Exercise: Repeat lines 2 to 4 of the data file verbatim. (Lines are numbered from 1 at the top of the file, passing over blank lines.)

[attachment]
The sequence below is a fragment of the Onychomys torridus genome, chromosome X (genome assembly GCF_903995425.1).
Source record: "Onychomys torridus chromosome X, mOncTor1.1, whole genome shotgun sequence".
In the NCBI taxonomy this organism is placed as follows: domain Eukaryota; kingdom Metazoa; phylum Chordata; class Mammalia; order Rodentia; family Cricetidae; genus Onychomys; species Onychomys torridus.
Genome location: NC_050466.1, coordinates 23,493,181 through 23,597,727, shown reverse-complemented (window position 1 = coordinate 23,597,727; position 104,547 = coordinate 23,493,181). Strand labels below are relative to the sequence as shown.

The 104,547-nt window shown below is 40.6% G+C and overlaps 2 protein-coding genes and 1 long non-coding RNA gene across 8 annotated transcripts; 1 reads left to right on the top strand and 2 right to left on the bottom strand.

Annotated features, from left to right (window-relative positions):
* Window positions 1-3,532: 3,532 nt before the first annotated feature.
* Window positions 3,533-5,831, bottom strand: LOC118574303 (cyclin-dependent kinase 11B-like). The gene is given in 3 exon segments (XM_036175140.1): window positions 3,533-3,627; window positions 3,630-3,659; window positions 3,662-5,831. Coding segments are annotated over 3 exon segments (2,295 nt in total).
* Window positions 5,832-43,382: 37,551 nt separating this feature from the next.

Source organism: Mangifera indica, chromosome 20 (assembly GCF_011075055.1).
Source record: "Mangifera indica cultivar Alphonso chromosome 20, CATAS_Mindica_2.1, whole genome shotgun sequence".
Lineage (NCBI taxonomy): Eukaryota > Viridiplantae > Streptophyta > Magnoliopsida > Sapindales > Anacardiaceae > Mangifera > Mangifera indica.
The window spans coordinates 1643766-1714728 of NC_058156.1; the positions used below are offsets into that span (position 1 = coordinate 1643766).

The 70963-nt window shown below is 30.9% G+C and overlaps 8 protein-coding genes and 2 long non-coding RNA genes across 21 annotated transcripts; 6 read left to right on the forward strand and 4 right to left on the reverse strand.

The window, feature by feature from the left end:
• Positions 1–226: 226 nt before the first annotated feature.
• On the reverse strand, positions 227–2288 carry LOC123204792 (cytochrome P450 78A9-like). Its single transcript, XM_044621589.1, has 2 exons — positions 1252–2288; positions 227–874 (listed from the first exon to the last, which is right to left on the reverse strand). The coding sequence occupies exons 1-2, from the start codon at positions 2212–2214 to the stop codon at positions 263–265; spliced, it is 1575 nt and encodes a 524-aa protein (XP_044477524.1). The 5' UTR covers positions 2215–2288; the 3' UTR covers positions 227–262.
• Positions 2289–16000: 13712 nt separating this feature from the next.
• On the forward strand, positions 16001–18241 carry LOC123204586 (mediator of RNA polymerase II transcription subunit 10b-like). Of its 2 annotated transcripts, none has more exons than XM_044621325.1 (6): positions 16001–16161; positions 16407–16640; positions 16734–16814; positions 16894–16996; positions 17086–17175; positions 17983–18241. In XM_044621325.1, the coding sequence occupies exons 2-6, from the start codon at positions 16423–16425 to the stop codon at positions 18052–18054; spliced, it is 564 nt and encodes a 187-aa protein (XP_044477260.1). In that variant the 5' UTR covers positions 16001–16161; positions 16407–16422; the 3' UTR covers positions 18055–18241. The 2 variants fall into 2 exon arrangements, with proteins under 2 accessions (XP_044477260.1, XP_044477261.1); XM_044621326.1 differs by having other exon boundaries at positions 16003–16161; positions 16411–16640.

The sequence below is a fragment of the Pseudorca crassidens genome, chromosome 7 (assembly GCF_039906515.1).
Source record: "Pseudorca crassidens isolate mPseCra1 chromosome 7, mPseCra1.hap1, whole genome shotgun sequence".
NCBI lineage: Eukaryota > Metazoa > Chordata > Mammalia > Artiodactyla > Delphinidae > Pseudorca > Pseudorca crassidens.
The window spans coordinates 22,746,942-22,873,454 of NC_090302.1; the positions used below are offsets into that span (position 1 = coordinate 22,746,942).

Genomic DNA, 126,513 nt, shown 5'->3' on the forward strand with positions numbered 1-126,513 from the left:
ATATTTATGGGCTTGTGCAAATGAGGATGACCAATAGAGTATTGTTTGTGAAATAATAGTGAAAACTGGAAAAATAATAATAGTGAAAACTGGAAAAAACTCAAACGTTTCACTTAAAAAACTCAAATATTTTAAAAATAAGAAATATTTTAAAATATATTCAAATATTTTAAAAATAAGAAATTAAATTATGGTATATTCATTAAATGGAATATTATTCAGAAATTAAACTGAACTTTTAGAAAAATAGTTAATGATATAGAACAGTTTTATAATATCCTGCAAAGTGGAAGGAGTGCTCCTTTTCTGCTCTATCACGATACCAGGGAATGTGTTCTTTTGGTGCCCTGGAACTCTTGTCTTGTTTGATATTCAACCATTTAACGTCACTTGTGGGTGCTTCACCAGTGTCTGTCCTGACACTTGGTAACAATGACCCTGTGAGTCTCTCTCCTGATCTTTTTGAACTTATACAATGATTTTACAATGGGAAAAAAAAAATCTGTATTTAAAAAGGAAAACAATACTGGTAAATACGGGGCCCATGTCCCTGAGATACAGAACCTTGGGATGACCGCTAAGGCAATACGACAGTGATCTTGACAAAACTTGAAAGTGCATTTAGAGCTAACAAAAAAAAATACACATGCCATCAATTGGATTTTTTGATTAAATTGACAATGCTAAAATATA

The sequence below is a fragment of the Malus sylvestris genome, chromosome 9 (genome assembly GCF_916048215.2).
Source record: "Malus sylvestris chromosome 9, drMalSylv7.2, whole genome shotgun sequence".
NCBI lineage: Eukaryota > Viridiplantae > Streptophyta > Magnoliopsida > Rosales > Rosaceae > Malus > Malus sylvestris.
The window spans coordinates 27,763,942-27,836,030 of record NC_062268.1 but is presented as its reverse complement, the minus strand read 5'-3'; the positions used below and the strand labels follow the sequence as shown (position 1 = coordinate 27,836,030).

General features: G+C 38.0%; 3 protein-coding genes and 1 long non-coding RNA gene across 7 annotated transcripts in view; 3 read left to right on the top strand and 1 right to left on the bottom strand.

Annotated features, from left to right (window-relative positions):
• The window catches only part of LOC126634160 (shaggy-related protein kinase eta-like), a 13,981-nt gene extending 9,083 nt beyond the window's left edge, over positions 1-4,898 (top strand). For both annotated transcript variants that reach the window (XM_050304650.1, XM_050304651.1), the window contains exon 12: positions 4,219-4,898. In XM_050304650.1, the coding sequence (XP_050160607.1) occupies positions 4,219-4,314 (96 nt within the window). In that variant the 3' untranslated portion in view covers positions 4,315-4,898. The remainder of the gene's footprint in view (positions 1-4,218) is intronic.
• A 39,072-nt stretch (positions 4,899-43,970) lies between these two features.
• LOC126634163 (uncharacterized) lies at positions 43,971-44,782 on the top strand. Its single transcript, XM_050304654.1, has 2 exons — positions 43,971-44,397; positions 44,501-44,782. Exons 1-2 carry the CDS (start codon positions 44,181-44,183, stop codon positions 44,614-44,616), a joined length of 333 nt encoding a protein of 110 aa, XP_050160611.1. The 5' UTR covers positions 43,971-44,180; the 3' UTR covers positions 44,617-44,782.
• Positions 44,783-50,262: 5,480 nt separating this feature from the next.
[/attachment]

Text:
Source record: "Onychomys torridus chromosome X, mOncTor1.1, whole genome shotgun sequence".
In the NCBI taxonomy this organism is placed as follows: domain Eukaryota; kingdom Metazoa; phylum Chordata; class Mammalia; order Rodentia; family Cricetidae; genus Onychomys; species Onychomys torridus.
Genome location: NC_050466.1, coordinates 23,493,181 through 23,597,727, shown reverse-complemented (window position 1 = coordinate 23,597,727; position 104,547 = coordinate 23,493,181). Strand labels below are relative to the sequence as shown.